Syrian Leader Assad Should Face Criminal Trial, Cameron SaysThomas Penny
Bashar al-Assad should face a criminal trial, U.K. Prime Minister David Cameron said, while keeping open the possibility the Syrian president could temporarily remain in power to oversee a transition to a more inclusive government.
Cameron made the comments on Sunday as he flew to New York for the United Nations General Assembly, where he’ll meet with other leaders to discuss possible solutions to the 4 1/2-year conflict that has seen Islamic State take control of parts of the Middle Eastern country and led to an exodus of millions of refugees.
“People who break international law should be subject to international law,” the prime minister told reporters traveling with him. “He’s butchered his own people, he’s helped create this conflict and this migration crisis, he’s one of the great recruiting sergeants for ISIL,” Cameron said, using another term for Islamic State. “He can’t be a part of Syria’s long-term future.”
There’s growing acknowledgment among the U.S. and its allies that the previous hard-line isolationist strategy toward the Syrian leader will not shorten the civil war. German Chancellor Angela Merkel is among leaders who’ve accepted the possibility that Assad may need to stay in power in the short term to oversee a change of government.
Cameron’s reference to Assad not playing a part in Syria’s “long-term” future, made in answer to a question about him having an interim role, is a signal that the U.K. is open to the same option, though the prime minister said he was “not going to speculate” on whether it might happen.
Syria has been torn apart by the civil war, which started as an uprising against Assad’s government and involves western-backed rebel groups as well as Islamic State. Russia has continued to support Assad, and President Vladimir Putin will also be involved in talks in New York.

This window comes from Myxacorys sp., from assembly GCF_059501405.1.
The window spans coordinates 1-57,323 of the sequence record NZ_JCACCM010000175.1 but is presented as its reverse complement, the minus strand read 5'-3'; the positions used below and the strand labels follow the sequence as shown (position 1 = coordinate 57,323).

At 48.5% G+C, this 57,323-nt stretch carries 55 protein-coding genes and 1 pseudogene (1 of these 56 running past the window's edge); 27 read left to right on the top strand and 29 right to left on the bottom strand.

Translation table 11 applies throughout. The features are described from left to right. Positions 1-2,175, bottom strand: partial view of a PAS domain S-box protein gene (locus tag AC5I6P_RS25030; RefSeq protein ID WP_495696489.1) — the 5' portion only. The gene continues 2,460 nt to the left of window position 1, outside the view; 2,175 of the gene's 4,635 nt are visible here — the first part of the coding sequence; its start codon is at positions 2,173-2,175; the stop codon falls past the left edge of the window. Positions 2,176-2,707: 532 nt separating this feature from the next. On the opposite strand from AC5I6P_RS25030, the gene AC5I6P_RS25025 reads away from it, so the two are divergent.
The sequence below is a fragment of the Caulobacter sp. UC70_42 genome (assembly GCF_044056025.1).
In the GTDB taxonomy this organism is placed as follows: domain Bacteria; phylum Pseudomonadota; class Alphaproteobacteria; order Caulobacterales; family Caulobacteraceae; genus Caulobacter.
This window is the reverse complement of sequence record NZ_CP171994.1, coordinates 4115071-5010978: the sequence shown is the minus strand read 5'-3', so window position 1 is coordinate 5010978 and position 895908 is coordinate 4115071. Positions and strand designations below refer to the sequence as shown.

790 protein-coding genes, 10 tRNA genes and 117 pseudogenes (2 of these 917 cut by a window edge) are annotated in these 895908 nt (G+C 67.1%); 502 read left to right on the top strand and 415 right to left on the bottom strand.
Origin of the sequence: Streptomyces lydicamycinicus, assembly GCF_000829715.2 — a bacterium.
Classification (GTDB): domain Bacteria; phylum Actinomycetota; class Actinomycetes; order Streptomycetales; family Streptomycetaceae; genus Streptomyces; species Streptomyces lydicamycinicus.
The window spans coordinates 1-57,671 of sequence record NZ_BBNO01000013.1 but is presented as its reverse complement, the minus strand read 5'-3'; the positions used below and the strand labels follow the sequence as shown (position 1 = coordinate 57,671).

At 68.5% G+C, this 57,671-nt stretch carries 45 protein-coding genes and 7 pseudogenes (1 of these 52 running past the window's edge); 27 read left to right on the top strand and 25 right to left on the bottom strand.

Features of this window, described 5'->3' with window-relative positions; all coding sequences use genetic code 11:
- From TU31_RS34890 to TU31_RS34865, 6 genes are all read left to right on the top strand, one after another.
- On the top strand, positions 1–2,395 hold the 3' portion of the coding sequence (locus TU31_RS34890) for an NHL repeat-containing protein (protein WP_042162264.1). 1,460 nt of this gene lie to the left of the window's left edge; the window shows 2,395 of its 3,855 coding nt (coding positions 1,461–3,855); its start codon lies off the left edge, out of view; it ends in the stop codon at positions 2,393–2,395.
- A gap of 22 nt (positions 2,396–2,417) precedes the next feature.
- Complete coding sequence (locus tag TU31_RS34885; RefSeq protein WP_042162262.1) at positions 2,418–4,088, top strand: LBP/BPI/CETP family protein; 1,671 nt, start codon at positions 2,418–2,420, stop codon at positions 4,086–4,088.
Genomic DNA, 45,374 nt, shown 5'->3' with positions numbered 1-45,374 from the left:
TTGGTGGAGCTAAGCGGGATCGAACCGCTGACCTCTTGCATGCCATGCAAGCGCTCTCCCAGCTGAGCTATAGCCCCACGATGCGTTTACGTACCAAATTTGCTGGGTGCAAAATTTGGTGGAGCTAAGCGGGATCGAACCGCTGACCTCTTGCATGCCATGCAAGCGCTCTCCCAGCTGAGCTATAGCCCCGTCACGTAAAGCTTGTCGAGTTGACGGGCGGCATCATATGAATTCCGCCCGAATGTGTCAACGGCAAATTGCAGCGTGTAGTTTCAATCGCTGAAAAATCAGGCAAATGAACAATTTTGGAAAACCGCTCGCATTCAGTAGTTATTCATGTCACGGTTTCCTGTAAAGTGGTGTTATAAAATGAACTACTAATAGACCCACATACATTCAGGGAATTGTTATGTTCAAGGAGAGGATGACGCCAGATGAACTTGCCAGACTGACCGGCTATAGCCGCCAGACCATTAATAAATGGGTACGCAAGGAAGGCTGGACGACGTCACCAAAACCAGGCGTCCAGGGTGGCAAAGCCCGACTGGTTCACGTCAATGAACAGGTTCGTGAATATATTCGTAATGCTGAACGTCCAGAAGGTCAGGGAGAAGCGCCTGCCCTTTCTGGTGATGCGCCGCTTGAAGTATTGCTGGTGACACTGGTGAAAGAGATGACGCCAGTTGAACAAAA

“Conversations about how we bring about transition are important and that’s what we want to see greater impetus on,” Cameron said. “What we have to discuss with Russia, what we have to try to reach agreement about, is that it’s in everyone’s interests that this part of the world has stability, that it has governments that can represent all its people, that it isn’t fomenting terrorism.”
It’s also important for Iran to play a part in discussions about the future of Syria, Cameron said. Britain and Iran have reopened their embassies in Tehran and London since the Iranian government reached an agreement with world powers to limit its nuclear program.
“We have to talk to all of the countries that are involved,” the prime minister told reporters. “Following the important nuclear deal, it’s time to have longer conversations about the future of the region and the future of Syria.”
Jeremy Corbyn, leader of the opposition Labour Party, criticized Cameron for not scheduling a speech at the UN. Labour said Britain should push for a UN Security Council resolution to combat Islamic State and create safe zones.
“What matters now is a broad and comprehensive plan as the foundation for a political solution to the conflict,” he said in an e-mailed statement. He left the door open to Labour backing air strikes within Syria.
Cameron plans to use his meetings with world leaders in New York to highlight the 1.1 billion pounds ($1.7 billion) Britain has spent on assistance to displaced Syrians in the Middle East and to urge others to follow his lead. The U.K. plans to accept 20,000 more Syrian refugees from camps in neighboring countries, though it’s refusing to join European Union efforts to provide asylum for those who have fled to Europe.